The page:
There’s a constant flow of news from the self-driving car camp, from Tesla’s announcement that it will release its first entirely autonomous car later this year to reports that Uber’s self-driving car is failing spectacularly—and not only that, but allegations that it’s based on stolen tech from Google’s Waymo.

The North Atlantic may get its first-ever named storm in March next week (jdargis)

Any cyclone that forms next week would almost certainly be classified as a "subtropical storm" (the Miami-based National Hurricane Center began naming subtropical storms, in addition to tropical storms, in 2002). It would originate from a mass of cold air that recently moved off of the United States, eastward, into the subtropical area of the Atlantic Ocean. Unlike "tropical" storms, subtropical storms have cold air at their centers and generate energy from the interaction of cold and warm air masses. (By contrast, a tropical cyclone derives energy from latent heat, as water vapor evaporates from the ocean's surface and condenses into liquid water).

Gold & Silver

Click to read the PM Daily Market Commentary: 3/24/17

Provided daily by the Peak Prosperity Gold & Silver Group

Article suggestions for the Daily Digest can be sent to [email protected]. All suggestions are filtered by the Daily Digest team and preference is given to those that are in alignment with the message of the Crash Course and the "3 Es."

2 Comments

Matt Holbert's picture
Matt Holbert
Status: Silver Member (Offline)
Joined: Oct 3 2008
Posts: 147
Information Wars Study

This research reveals one of the downsides of higher education in the last 120 years or so. Specialization. How many of those who participated in the study have watched and digested something like the Crash Course? How many are aware of the Princeton University study that reveals that the US is an oligarchy? How many can watch a film of a building in free fall and understand what they are seeing? How many idolize someone like Bill Gates who -- according to a critical thinking systems educator -- does not know about EROEI? I would venture to say that the answer to all of the questions except the last is zero.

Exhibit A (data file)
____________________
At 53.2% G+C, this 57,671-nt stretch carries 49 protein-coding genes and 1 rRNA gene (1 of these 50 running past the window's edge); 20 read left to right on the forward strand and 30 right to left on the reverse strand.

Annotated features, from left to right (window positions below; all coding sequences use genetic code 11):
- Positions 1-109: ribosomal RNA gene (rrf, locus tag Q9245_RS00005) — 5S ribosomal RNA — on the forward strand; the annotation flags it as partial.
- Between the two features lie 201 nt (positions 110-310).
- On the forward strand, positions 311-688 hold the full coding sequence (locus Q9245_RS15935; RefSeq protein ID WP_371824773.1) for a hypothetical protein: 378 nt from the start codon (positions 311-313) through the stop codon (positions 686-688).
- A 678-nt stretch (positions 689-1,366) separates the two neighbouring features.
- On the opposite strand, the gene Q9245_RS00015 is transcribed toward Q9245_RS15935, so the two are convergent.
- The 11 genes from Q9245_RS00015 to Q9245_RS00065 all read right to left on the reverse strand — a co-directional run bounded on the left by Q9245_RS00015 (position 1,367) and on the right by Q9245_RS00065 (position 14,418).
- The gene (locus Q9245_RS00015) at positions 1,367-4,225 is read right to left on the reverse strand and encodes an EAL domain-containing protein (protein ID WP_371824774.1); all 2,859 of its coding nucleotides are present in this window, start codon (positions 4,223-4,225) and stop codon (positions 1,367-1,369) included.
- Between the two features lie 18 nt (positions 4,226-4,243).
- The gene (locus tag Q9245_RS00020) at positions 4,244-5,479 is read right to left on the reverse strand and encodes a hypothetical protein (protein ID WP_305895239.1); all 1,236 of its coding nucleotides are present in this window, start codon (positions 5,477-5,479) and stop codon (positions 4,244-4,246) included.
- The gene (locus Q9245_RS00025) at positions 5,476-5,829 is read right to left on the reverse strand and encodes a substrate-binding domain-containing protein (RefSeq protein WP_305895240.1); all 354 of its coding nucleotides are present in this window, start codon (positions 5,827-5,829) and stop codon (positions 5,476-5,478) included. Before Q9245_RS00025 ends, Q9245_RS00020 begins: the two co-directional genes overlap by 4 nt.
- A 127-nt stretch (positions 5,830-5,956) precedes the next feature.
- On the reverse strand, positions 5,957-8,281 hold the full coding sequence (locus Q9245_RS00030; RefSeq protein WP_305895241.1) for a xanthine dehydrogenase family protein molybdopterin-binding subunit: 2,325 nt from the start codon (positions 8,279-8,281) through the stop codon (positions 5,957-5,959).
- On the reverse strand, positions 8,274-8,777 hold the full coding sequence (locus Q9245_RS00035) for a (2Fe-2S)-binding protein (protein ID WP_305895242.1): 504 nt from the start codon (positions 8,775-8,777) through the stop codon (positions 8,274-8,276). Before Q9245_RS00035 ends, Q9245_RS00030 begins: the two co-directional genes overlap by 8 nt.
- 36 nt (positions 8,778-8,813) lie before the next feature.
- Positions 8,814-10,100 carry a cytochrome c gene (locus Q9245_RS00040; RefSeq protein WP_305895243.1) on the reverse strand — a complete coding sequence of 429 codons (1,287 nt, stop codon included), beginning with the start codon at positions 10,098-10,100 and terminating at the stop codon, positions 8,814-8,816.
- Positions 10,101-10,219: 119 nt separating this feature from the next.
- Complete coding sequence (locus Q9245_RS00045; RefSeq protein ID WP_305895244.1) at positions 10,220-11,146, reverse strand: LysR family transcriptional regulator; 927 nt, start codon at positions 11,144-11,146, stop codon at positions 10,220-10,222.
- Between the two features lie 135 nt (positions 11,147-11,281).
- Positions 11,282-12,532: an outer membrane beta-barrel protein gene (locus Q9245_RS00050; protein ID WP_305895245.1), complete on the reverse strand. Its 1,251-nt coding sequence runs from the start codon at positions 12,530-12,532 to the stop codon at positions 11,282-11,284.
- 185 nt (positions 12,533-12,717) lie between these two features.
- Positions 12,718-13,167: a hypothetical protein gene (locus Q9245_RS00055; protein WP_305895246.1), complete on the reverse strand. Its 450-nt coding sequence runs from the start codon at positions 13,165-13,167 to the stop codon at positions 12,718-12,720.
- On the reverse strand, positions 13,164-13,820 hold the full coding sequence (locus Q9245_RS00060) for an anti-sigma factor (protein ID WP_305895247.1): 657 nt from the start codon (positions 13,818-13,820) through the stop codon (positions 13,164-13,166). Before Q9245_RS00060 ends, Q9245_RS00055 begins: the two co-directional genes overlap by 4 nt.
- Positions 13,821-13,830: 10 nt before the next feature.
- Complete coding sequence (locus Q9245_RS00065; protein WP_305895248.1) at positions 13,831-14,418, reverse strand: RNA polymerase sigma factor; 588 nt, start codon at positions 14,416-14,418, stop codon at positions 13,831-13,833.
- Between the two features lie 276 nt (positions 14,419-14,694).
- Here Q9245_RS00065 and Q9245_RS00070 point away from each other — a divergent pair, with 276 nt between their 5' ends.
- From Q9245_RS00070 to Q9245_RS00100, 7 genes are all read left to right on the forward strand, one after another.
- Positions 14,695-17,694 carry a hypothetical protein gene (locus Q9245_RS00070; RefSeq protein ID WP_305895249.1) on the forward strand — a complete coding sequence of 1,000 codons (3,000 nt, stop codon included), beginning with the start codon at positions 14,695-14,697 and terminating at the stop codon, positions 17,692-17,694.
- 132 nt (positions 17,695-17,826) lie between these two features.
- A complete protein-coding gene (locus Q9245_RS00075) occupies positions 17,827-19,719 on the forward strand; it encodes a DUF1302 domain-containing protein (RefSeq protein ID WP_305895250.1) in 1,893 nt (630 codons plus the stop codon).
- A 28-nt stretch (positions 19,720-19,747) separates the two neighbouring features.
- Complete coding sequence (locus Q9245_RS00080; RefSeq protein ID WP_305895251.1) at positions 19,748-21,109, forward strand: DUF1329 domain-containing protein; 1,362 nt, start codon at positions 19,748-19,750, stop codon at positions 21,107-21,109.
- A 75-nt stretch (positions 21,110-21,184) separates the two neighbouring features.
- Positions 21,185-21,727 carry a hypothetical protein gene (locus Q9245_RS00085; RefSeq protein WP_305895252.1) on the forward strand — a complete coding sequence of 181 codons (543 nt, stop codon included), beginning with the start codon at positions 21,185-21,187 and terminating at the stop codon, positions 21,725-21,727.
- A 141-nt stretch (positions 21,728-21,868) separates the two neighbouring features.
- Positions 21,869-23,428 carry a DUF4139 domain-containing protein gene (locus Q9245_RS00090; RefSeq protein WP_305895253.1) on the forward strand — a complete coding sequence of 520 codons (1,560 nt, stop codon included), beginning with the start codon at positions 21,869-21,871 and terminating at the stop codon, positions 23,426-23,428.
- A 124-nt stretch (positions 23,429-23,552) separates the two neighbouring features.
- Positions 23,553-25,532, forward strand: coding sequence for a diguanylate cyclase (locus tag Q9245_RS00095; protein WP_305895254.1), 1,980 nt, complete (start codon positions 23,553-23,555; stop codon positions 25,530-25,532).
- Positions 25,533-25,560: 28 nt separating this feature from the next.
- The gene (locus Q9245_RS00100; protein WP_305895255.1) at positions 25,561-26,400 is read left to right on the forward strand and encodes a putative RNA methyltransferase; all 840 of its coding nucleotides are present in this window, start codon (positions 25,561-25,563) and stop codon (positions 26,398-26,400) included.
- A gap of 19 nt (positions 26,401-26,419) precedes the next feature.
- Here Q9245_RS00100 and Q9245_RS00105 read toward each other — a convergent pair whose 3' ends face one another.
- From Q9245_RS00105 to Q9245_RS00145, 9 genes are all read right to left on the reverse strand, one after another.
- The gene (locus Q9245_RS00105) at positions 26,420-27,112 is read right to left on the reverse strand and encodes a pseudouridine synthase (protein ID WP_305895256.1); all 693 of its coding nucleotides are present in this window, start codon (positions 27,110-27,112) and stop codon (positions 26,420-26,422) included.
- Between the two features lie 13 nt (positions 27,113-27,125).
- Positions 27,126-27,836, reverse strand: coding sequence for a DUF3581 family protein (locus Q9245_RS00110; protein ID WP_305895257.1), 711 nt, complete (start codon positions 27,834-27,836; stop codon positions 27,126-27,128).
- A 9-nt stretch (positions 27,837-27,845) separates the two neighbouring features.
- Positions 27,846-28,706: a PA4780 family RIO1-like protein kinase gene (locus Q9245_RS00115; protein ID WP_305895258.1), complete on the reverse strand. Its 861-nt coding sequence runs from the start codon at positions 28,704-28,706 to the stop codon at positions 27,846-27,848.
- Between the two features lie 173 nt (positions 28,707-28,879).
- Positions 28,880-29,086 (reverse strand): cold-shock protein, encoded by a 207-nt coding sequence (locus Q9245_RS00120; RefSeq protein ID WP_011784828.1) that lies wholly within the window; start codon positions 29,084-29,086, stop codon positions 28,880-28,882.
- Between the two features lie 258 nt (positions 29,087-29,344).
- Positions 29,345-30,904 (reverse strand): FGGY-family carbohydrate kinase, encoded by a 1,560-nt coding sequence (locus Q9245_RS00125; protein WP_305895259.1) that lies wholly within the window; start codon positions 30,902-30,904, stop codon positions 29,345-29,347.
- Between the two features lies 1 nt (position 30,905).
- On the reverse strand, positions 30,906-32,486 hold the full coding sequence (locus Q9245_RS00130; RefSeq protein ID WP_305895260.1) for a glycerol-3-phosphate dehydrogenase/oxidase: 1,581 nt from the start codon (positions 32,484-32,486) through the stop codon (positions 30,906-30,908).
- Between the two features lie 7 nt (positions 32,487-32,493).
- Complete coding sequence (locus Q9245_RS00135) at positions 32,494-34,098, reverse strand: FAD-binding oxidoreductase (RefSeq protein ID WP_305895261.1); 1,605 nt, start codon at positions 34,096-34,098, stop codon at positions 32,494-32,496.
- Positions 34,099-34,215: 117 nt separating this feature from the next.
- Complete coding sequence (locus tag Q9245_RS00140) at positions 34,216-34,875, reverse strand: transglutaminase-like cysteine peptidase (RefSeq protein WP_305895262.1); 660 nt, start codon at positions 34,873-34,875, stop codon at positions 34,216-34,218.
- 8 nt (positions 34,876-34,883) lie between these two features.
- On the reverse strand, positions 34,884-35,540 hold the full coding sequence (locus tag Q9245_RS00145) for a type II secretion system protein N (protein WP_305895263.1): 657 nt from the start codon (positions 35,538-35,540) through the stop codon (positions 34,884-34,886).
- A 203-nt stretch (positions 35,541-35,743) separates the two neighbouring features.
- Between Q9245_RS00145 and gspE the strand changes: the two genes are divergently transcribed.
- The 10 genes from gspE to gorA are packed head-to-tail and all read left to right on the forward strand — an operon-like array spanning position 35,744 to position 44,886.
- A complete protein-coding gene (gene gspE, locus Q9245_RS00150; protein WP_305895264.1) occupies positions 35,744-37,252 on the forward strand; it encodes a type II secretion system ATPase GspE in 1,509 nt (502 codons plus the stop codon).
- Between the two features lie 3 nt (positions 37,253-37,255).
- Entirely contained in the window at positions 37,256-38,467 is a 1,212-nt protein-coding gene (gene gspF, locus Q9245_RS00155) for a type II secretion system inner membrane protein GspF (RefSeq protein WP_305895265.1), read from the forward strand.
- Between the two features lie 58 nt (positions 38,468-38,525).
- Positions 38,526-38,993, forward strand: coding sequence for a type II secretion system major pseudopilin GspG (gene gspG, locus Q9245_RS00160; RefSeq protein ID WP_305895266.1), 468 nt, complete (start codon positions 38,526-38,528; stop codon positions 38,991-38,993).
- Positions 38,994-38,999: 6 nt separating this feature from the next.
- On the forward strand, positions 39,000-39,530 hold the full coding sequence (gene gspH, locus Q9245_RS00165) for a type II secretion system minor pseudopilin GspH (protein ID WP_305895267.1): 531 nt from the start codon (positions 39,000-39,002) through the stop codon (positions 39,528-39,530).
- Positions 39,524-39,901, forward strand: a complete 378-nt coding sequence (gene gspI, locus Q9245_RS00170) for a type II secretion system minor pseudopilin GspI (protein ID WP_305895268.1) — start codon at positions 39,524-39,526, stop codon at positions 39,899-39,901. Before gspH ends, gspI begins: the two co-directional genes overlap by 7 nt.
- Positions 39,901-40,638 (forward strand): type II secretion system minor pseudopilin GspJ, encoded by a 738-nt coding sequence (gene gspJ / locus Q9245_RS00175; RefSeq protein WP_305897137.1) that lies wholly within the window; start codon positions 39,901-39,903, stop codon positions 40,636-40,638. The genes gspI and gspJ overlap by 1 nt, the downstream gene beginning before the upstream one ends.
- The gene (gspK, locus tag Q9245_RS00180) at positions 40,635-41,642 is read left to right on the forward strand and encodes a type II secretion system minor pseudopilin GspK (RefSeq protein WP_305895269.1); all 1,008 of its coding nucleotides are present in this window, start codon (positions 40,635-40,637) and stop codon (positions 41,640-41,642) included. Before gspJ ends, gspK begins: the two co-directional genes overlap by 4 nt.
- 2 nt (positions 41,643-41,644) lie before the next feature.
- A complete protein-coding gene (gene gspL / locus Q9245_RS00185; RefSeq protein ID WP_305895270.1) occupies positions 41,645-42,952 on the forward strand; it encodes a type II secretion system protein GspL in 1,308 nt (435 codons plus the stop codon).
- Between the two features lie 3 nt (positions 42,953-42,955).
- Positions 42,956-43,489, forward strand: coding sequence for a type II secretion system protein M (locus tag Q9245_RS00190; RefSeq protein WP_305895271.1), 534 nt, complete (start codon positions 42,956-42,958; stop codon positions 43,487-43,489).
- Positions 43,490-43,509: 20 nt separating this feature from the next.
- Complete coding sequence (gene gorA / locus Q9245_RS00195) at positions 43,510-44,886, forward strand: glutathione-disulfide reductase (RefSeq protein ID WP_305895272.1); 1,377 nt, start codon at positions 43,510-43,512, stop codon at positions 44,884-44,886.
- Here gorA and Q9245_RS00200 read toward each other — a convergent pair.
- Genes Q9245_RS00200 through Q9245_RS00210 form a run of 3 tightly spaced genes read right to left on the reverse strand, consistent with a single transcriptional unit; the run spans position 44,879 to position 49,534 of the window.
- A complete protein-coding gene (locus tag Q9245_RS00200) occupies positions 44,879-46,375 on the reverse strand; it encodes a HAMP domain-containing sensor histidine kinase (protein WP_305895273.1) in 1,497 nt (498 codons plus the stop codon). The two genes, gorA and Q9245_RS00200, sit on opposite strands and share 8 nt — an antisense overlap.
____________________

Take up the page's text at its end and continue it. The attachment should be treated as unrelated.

Michael_Rudmin's picture
Michael_Rudmin
Status: Platinum Member (Offline)
Joined: Jun 25 2014
Posts: 928
Disappearance in front of us.

A very strange (or not so strange) thing happened yesterday.  I think somebody was "disappeared" in front of Gaudeor and me.

We were driving home from the Eastern shore at 8:45 pm Sunday, and got off I-264S at the Victory Blvd exit.  A police car came past us with lights flashing, and we let it go past.  It went left on Victory, and under the interstate.  There, there was a white Ford pickup truck upside down, about 10-20 feet from the interstate bridge, with a wheel gone, and nobody in the cab.  Right next to Cavalier and Victory, all the firefighters were gathered around what I assume was either a stretcher or a body bag.  That was 50' away, perhaps.  

The pickup truck's frame was bent at something like 10 degrees, between the cab and the bed.  It looked like it might have gone off the bridge.

Not wanting to interfere, we went on, and I sent a news tip to Wavy.com.  

So far, there's nothing on it.  I spoke to a police officer (neighborhood officer) at Farm Fresh nearby, and he looked it up:  Nope, nothing.  A man got hit and killed on London Blvd, shortly after, but nothing here.

http://wavy.com/2017/03/26/man-dies-after-being-hit-on-london-blvd-in-po...

I know what I saw.  

There were two police cars, a fire truck, and an ambulance there.

Don't believe the claims of fake news. The news is already being faked, by those who control it.  And the real news isn't being told.

And disappearance doesn't mean that someone was murdered, or taken to Guantonimo.  It might mean that the son of an ambassador had everything covered over for him... but it doesn't matter.  One disappearance leads to another.